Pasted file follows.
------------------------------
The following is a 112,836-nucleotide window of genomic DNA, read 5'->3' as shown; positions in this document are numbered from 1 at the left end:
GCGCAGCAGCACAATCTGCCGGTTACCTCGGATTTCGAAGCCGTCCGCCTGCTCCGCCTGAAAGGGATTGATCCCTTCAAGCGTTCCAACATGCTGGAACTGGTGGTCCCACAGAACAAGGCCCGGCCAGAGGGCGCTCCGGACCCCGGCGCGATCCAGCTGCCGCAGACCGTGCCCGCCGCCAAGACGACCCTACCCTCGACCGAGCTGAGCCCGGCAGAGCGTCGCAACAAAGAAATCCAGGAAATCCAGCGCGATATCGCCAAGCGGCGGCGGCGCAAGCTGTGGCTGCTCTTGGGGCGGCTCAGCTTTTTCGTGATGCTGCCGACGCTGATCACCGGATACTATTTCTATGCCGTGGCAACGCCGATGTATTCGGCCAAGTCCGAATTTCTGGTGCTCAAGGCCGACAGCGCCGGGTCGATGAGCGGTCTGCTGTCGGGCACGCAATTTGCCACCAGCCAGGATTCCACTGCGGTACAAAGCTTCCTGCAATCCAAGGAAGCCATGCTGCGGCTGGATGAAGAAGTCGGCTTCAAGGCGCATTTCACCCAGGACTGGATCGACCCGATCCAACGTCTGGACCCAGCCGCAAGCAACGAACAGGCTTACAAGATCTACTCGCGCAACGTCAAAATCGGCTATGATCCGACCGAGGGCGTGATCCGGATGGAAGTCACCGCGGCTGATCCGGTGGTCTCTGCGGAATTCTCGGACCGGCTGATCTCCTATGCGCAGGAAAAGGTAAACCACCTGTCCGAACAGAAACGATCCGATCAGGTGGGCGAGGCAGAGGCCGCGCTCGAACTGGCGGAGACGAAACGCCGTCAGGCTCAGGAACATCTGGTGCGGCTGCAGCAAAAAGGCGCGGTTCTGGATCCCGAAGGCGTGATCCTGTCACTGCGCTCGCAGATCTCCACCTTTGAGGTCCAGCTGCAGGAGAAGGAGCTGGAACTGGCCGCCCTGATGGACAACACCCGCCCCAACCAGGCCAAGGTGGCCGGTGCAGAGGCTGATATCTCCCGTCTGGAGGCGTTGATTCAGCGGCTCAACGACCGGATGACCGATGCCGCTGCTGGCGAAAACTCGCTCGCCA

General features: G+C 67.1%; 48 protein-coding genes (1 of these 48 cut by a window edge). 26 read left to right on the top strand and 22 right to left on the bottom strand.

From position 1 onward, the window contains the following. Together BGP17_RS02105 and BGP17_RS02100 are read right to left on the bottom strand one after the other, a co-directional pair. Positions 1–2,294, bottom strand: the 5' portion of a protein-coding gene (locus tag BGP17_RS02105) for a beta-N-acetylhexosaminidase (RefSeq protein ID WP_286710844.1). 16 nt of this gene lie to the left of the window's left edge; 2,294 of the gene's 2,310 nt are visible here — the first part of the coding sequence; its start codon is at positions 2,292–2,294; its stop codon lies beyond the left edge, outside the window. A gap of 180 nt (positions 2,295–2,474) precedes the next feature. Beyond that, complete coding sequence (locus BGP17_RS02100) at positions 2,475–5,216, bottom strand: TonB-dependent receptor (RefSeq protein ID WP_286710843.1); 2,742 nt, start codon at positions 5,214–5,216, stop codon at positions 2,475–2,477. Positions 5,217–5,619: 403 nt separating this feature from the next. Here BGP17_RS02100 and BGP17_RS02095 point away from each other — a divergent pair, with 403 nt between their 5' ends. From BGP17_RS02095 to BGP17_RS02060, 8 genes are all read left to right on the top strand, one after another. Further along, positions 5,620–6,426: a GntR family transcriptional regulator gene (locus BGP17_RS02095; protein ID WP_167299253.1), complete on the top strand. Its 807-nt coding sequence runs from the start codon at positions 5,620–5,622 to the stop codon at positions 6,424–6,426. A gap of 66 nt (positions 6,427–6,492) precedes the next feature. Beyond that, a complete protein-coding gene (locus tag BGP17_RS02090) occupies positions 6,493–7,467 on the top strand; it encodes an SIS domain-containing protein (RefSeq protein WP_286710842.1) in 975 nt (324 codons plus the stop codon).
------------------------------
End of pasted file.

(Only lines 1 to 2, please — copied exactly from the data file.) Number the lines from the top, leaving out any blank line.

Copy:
The following is a 112,836-nucleotide window of genomic DNA, read 5'->3' as shown; positions in this document are numbered from 1 at the left end:
GCGCAGCAGCACAATCTGCCGGTTACCTCGGATTTCGAAGCCGTCCGCCTGCTCCGCCTGAAAGGGATTGATCCCTTCAAGCGTTCCAACATGCTGGAACTGGTGGTCCCACAGAACAAGGCCCGGCCAGAGGGCGCTCCGGACCCCGGCGCGATCCAGCTGCCGCAGACCGTGCCCGCCGCCAAGACGACCCTACCCTCGACCGAGCTGAGCCCGGCAGAGCGTCGCAACAAAGAAATCCAGGAAATCCAGCGCGATATCGCCAAGCGGCGGCGGCGCAAGCTGTGGCTGCTCTTGGGGCGGCTCAGCTTTTTCGTGATGCTGCCGACGCTGATCACCGGATACTATTTCTATGCCGTGGCAACGCCGATGTATTCGGCCAAGTCCGAATTTCTGGTGCTCAAGGCCGACAGCGCCGGGTCGATGAGCGGTCTGCTGTCGGGCACGCAATTTGCCACCAGCCAGGATTCCACTGCGGTACAAAGCTTCCTGCAATCCAAGGAAGCCATGCTGCGGCTGGATGAAGAAGTCGGCTTCAAGGCGCATTTCACCCAGGACTGGATCGACCCGATCCAACGTCTGGACCCAGCCGCAAGCAACGAACAGGCTTACAAGATCTACTCGCGCAACGTCAAAATCGGCTATGATCCGACCGAGGGCGTGATCCGGATGGAAGTCACCGCGGCTGATCCGGTGGTCTCTGCGGAATTCTCGGACCGGCTGATCTCCTATGCGCAGGAAAAGGTAAACCACCTGTCCGAACAGAAACGATCCGATCAGGTGGGCGAGGCAGAGGCCGCGCTCGAACTGGCGGAGACGAAACGCCGTCAGGCTCAGGAACATCTGGTGCGGCTGCAGCAAAAAGGCGCGGTTCTGGATCCCGAAGGCGTGATCCTGTCACTGCGCTCGCAGATCTCCACCTTTGAGGTCCAGCTGCAGGAGAAGGAGCTGGAACTGGCCGCCCTGATGGACAACACCCGCCCCAACCAGGCCAAGGTGGCCGGTGCAGAGGCTGATATCTCCCGTCTGGAGGCGTTGATTCAGCGGCTCAACGACCGGATGACCGATGCCGCTGCTGGCGAAAACTCGCTCGCCA